Independence isn’t just history.”
That was the message of leafleters outside Scottish cinema screenings in the 1990s as Wallace rode onto our screens ready to free the nation.
Today the Braveheart effect on Scottish politics may have worn off, with modern nationalism now being centred on economics, democracy and future aspirations. But with the referendum set to be held in 2014, the 700th anniversary of the Battle of Bannockburn, just how closely the independence movement should run to historic sentiment is still a real issue of debate.
Recently, several sources including the Scottish Centre of Himalayan Research reported that Tibetan monks had been watching Braveheart, even between prayer times, presumably encouraged by the story of Scotland and its fight for independence from a much larger and much more powerful neighbour.
Perhaps it is the monks’ philosophy of all things being interconnected that has in some way influenced these developments – and that is something we should learn from. Independence movements around the world are bound together by a common goal; and in the new age of internet democracy that solidarity will have an even greater part to play.
These developments on the role of our history in Tibet are particularly interesting due to our own criticisms of the subject. Scotland’s story is a “Hollywood invention”, we are often told. It was “wildly romanticised”, or simply “didn’t happen”. Whilst we should ensure our knowledge of the subject is as factual as possible, it is fair to say that Scotland’s obsession with freedom is not a post-Braveheart phenomenon but a very real and long-lasting notion centred at the very heart of our culture. We wouldn’t dismiss India’s struggle for independence as fictional due to some inaccuracies in the 1982 film Ghandi. Films do not create these notions; they interpret them.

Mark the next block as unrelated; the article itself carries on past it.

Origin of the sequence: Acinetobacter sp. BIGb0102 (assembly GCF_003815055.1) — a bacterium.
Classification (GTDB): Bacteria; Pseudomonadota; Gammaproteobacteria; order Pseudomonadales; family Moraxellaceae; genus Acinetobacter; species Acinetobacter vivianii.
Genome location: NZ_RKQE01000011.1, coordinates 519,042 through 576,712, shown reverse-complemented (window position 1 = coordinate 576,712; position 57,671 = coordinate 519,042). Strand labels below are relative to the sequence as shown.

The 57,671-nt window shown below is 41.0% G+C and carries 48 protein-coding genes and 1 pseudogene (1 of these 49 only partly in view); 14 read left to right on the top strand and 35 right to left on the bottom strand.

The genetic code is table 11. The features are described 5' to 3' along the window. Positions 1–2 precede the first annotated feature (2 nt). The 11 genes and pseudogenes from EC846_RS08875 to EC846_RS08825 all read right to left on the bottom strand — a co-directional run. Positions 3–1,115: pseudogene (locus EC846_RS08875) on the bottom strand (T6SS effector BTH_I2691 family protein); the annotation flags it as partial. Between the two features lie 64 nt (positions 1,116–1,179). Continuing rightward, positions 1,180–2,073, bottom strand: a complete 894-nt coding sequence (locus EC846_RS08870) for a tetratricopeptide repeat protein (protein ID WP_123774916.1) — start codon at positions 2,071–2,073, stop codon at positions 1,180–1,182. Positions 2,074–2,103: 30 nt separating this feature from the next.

Recounting the history of Bruce and Wallace was in fact a common feature in the works of Robert Burns, almost 500 years after the Wars of Scottish Independence. His intention was not to simply reminisce on the past but to actively inspire the Scottish society of his own time to stand up for itself against a culturally and politically one-sided union. The Tibetans, it seems, are emulating such an idea.
For us, we can read the history books, we can watch the films, we can look at the current reality in Scotland and see fair treatment, freedom of speech, individual equality, and freedom of choice, and wonder how the country can possibly be considered “not free”. But there is a difference between individual freedom and collective freedom – the right a society has to democracy and self-governance. A nation’s people cannot be free unless they have both.
The answer to becoming a truly modern nation is not to forget our country’s history but to celebrate it and learn from it in a way that is inclusive and forgiving. There is a reason why the history of Scotland fascinates and resonates with people all around the world. It’s the story of the underdog; the simple idea that any society or any individual, regardless of precedence, can stand and be counted. The Tibetans understand why that message is universal, and so should we.